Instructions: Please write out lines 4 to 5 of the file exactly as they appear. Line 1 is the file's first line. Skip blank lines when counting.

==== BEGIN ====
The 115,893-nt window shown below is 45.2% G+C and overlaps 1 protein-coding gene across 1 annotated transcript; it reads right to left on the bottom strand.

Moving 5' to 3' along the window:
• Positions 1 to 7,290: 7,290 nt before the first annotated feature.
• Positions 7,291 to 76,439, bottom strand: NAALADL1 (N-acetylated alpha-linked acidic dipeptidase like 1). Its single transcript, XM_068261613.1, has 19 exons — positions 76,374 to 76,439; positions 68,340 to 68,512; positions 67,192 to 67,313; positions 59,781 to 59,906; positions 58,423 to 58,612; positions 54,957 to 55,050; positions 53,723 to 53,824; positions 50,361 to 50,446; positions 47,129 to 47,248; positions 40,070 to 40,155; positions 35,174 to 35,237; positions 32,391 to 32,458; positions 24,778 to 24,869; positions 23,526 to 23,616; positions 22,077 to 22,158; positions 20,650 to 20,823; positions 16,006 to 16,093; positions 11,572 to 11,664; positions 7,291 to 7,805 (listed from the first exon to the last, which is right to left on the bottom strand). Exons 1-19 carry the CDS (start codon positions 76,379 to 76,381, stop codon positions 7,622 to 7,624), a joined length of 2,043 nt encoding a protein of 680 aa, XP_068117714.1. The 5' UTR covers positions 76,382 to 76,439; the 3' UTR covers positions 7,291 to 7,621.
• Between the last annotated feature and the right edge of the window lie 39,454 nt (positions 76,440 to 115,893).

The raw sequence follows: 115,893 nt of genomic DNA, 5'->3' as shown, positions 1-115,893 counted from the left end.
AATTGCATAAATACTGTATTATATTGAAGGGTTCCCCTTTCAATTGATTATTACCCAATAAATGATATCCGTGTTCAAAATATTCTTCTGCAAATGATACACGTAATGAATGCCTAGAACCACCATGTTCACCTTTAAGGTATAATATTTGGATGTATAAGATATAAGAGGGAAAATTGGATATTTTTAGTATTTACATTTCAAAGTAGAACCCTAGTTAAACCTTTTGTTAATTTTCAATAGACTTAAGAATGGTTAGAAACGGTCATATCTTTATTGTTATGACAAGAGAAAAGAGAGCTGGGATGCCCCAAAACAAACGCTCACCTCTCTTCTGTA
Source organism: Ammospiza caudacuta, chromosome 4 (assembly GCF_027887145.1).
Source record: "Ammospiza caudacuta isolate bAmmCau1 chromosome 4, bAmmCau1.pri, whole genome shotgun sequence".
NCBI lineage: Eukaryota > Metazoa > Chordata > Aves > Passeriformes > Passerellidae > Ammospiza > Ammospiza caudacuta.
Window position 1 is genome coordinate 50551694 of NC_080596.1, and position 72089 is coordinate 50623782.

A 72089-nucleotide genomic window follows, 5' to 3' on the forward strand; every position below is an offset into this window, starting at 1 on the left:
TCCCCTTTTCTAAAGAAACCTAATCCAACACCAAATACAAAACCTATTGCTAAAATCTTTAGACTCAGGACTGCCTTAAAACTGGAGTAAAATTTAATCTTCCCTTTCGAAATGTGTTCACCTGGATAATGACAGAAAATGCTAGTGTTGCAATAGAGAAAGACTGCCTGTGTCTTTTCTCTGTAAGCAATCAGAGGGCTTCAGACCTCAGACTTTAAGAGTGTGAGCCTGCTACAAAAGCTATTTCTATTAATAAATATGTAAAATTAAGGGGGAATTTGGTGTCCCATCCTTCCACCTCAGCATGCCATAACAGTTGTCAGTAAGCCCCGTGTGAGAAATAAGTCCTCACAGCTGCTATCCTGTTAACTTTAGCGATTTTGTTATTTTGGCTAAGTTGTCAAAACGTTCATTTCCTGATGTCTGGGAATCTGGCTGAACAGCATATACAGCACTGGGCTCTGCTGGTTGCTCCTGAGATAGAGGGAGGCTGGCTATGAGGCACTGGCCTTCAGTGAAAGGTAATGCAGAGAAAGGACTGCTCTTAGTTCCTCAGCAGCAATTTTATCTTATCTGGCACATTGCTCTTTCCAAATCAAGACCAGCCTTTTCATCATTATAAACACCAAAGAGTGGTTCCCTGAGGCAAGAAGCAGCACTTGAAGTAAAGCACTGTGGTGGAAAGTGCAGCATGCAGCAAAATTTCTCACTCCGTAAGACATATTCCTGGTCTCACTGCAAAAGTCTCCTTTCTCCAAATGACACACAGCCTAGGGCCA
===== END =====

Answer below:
• Positions 7,291 to 76,439, bottom strand: NAALADL1 (N-acetylated alpha-linked acidic dipeptidase like 1). Its single transcript, XM_068261613.1, has 19 exons — positions 76,374 to 76,439; positions 68,340 to 68,512; positions 67,192 to 67,313; positions 59,781 to 59,906; positions 58,423 to 58,612; positions 54,957 to 55,050; positions 53,723 to 53,824; positions 50,361 to 50,446; positions 47,129 to 47,248; positions 40,070 to 40,155; positions 35,174 to 35,237; positions 32,391 to 32,458; positions 24,778 to 24,869; positions 23,526 to 23,616; positions 22,077 to 22,158; positions 20,650 to 20,823; positions 16,006 to 16,093; positions 11,572 to 11,664; positions 7,291 to 7,805 (listed from the first exon to the last, which is right to left on the bottom strand). Exons 1-19 carry the CDS (start codon positions 76,379 to 76,381, stop codon positions 7,622 to 7,624), a joined length of 2,043 nt encoding a protein of 680 aa, XP_068117714.1. The 5' UTR covers positions 76,382 to 76,439; the 3' UTR covers positions 7,291 to 7,621.
• Between the last annotated feature and the right edge of the window lie 39,454 nt (positions 76,440 to 115,893).